Updated: Oct 13, 2020
Disclaimer: This is a solo project. All functionality you see here is of my creation.
The keys are pretty basic. They're all instances of the same actor, BP_Pickup. You can change the color per-instance in the editor and the functionality will work exactly as intended.
When you pick up a key, the player state gets updated on that, which in turn updates the HUD (bottom right). Since you can only carry one of each key at a time, the game will inform you with a low buzz when you can't pick up a key.
Key possession and behavior is pretty simple (the possession order gets a little bit muddy), but the timing behavior is the complicated bit.
It looks pretty simple on this end. Those BPI events get called from the Timer Component. Instead of destroying the actor like I normally would, I hide it while the timer ticks down. We'll then check its state only when the timer ends. If we've set it to kill (which only happens when the key is put into a receptacle), then when the timer ends, we'll destroy the actor. If not, we reset everything and take the key from the player.
That timer is also called to end if we put the key into a receptacle, so we don't hear the ticking if we don't need to.
I talked a bit about my custom component here. To recap very quickly, the component serves to keep track of the state of targeted actors, ensure they're all 'checked in', and then run the timer. All of this behavior takes place inside of this component.
Whenever the target actor checks in, we set their state on a map and try to run a timer. The timer will only run if all of the values of the map read "true". If you look at Figure 1B, you'll note that we call the check-in as soon as the timer starts. Since our key is the only 'target' that we pass in to the timer component, the timer starts ticking right away.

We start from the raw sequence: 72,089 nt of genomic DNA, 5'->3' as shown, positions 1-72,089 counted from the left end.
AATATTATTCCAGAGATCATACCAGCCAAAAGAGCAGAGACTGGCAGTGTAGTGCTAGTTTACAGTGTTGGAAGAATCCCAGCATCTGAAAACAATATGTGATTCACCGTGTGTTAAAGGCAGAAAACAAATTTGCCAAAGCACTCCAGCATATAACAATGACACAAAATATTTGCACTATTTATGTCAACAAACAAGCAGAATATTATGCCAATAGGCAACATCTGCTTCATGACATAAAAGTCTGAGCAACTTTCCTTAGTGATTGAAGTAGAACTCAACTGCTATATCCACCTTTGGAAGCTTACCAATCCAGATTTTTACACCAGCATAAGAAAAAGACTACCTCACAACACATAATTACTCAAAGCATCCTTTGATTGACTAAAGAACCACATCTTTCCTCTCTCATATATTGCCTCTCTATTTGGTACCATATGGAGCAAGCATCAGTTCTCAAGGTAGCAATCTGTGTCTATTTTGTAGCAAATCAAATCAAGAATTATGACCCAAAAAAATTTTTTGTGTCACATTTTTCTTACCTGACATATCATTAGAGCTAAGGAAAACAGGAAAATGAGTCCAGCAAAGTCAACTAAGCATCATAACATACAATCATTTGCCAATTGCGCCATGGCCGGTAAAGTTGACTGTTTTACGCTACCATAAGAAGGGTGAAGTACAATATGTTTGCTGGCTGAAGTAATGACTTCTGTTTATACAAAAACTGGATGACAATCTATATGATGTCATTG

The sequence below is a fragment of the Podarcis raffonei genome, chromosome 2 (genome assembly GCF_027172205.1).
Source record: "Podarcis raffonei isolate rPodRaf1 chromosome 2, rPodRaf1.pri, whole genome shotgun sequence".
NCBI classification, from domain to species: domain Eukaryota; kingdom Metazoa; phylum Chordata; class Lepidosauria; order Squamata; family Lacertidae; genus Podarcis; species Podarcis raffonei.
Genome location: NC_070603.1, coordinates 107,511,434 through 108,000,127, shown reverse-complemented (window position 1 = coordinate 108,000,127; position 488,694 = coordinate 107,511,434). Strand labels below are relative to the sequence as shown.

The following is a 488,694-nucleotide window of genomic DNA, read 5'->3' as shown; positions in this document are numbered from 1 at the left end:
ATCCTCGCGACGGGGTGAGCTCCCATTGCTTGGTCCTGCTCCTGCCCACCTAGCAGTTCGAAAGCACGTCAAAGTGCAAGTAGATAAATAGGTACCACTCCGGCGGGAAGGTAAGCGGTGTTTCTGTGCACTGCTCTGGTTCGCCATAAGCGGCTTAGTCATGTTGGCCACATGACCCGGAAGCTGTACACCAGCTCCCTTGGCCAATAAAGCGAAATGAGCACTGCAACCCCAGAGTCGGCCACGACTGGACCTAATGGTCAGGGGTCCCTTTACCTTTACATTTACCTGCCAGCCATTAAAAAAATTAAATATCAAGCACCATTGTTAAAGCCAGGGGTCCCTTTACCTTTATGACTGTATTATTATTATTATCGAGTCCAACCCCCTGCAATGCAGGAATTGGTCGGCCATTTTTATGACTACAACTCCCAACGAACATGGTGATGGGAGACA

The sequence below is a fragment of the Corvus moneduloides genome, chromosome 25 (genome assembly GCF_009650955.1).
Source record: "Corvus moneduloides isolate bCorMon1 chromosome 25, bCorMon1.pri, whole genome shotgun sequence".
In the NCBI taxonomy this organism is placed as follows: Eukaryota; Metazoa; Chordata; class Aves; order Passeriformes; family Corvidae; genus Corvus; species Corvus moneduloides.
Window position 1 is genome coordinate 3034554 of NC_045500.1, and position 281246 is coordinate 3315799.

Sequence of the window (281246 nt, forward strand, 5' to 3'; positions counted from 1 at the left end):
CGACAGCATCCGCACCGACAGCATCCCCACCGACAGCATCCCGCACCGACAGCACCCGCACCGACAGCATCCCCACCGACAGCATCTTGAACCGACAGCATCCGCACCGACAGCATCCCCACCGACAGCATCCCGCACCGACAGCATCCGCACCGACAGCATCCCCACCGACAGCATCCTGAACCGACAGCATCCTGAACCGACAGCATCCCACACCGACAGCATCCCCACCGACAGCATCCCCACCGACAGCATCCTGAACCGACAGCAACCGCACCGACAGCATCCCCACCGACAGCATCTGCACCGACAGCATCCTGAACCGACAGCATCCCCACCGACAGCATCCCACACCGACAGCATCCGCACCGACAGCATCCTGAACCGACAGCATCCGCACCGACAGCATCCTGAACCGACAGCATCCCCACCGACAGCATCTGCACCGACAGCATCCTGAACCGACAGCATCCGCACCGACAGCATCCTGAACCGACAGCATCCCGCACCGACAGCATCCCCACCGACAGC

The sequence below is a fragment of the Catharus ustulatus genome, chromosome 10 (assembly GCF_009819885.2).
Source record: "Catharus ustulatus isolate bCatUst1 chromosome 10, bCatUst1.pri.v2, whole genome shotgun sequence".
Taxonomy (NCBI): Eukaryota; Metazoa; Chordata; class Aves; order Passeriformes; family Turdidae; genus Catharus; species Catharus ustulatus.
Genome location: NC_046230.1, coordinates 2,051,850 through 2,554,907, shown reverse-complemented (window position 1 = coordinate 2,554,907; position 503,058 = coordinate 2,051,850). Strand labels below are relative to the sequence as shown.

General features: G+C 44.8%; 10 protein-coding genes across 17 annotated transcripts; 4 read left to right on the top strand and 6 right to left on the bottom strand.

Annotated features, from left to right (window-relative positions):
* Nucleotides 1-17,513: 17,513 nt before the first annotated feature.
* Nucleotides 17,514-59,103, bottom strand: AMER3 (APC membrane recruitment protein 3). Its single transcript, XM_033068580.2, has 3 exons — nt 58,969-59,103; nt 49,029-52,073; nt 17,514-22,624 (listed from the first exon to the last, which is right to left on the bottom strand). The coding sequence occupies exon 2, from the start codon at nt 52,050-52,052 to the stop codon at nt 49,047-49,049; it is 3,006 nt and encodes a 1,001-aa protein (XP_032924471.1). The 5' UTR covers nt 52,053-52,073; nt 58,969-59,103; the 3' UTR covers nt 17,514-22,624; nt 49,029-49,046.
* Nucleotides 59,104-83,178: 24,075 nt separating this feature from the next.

Back to the keys. We need to know whether or not we should strip the player of the key or destroy that actor we hid away.
Our player state has an event delegate for announcing when possession changes (which applies to any and all keys). I don't want to bind this on every instance, though; only when we activate timer behavior.
So on those timer-active instances, this KillActor event is called. If our condition is true, we 'set to kill' (evaluated in Figure 1B) and then we call the Timer to reset. That reset shuts off the ticking sound and also calls Timer End in Figure 1B.
Our evaluation goes a bit like this:
Go get our card possessions from the player state.
Do we NOT HAVE the card that matches the card color of this instance?
If we DO NOT HAVE that card, and this current instance has been set as 'picked up' (Figure 1A), then set Set To Kill true.
Run Timer Reset Event
The idea is that if we don't have the card anymore but we did pick it up, there's only one thing that could have happened to it; we used it. If we still have the card, then this evaluates to false and we get a reset.